Radstadt

From Wikipedia, the free encyclopedia
Jump to: navigation, search
Radstadt
Main square and parish church
Main square and parish church
Coat of arms of Radstadt
Coat of arms
Radstadt is located in Austria
Radstadt
Radstadt
Location within Austria
Coordinates: 47°23′N 13°28′E / 47.383°N 13.467°E / 47.383; 13.467Coordinates: 47°23′N 13°28′E / 47.383°N 13.467°E / 47.383; 13.467
Country Austria
State Salzburg
District St. Johann im Pongau
Government
 • Mayor Josef Tagwercher
Area
 • Total 60.82 km2 (23.48 sq mi)
Elevation 858 m (2,815 ft)
Population (1 January 2014)[1]
 • Total 4,797
 • Density 79/km2 (200/sq mi)
Time zone CET (UTC+1)
 • Summer (DST) CEST (UTC+2)
Postal code 5550
Website http://www.radstadt.at

Radstadt is a historic town in the district of St. Johann im Pongau in the Austrian state of Salzburg.

Geography[edit]

The town is part of the Salzburg Pongau region. It is located on the Enns River, near the confluence with its Taurach tributary, at the foot of Roßbrand mountain, part of the Salzburg Slate Alps.

In the south the road runs parallel to the Taurach stream up to Untertauern, Obertauern and the Radstädter Tauern Pass at 1,738 metres (5,702 ft), which marks the border with the Salzburg Lungau region.

History[edit]

In the 4th century before the Common Era the area was settled by Celtic tribes, their Noricum kingdom was incorporated as a Roman province about 15 BC. The road across the Tauern Pass was part of a major Roman road, leading from Aquileia in Italy to the city of Iuvavum (present-day Salzburg) in the north.

Styrian Gate and Capuchin Tower

A place called Rastat was already mentioned in a 1074 deed, the town of Radstadt was founded in the 13th century, when the Pongau region became part of the Archbishopric of Salzburg, and received city rights in 1289. The town was of significant value for the protection of the Ennstal Valley and the road crossing the Radstädter Tauern Pass towards Carinthia and Aquileia. Radstadt has a Gothic church consecrated in 1417, and a town hall dating from 16th century. Its city walls are preserved, including three towers which were added after the German Peasants' War of 1524/25, in which the citizens sided with Archbishop Matthäus Lang von Wellenburg. In 1731/32 the Protestant population was expelled, they were granted asylum by the Prussian king Frederick William I of Hohenzollern and settled in East Prussia.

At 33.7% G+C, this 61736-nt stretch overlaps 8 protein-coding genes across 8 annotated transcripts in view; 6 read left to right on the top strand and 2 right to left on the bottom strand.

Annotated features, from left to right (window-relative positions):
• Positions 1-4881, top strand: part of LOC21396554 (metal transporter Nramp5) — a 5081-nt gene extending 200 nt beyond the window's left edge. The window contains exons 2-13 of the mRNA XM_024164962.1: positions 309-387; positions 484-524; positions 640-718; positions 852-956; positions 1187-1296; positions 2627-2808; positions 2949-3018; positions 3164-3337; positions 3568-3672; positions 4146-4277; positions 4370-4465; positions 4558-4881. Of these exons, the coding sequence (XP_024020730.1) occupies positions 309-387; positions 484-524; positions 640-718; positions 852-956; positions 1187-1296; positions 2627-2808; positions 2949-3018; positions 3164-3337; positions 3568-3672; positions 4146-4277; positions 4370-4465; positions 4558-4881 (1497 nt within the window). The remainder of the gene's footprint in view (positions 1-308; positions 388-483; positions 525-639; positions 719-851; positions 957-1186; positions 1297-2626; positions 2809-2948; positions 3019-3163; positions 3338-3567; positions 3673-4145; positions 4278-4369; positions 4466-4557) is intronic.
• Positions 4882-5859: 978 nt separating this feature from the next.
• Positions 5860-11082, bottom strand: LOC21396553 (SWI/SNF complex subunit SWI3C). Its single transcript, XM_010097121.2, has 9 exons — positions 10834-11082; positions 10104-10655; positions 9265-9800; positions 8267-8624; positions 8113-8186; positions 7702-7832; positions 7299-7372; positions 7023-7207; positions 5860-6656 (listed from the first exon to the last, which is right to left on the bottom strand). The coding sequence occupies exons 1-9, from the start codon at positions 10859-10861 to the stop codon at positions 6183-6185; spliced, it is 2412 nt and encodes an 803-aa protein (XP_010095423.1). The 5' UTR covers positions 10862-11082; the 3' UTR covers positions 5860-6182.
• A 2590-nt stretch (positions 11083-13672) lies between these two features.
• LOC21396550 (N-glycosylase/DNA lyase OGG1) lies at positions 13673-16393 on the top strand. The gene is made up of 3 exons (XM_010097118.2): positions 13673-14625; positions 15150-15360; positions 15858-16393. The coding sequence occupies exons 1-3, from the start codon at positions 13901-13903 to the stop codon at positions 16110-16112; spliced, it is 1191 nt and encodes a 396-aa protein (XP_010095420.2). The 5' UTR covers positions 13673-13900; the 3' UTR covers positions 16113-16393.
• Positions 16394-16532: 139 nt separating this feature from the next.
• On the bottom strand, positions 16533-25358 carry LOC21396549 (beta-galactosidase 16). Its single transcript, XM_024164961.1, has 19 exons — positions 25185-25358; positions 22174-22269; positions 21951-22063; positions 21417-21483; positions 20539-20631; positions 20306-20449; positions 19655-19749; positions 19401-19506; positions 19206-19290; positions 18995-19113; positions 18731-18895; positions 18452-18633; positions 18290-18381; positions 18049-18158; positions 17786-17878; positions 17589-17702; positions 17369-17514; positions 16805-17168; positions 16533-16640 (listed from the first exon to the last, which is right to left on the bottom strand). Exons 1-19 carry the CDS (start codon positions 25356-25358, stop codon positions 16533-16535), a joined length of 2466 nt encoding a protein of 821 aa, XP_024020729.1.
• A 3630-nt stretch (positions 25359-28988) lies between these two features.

Today Radstadt is also a popular tourism resort, with more tourists annually than the year-round population. It features its own ski area, and is part of an extended downhill ski and snowboard region (Ski Amadé) with links with the neighbouring town of Altenmarkt.

Politics[edit]

Seats in the municipal assembly (Stadtsenat) as of 2009 elections

Notable people[edit]

References[edit]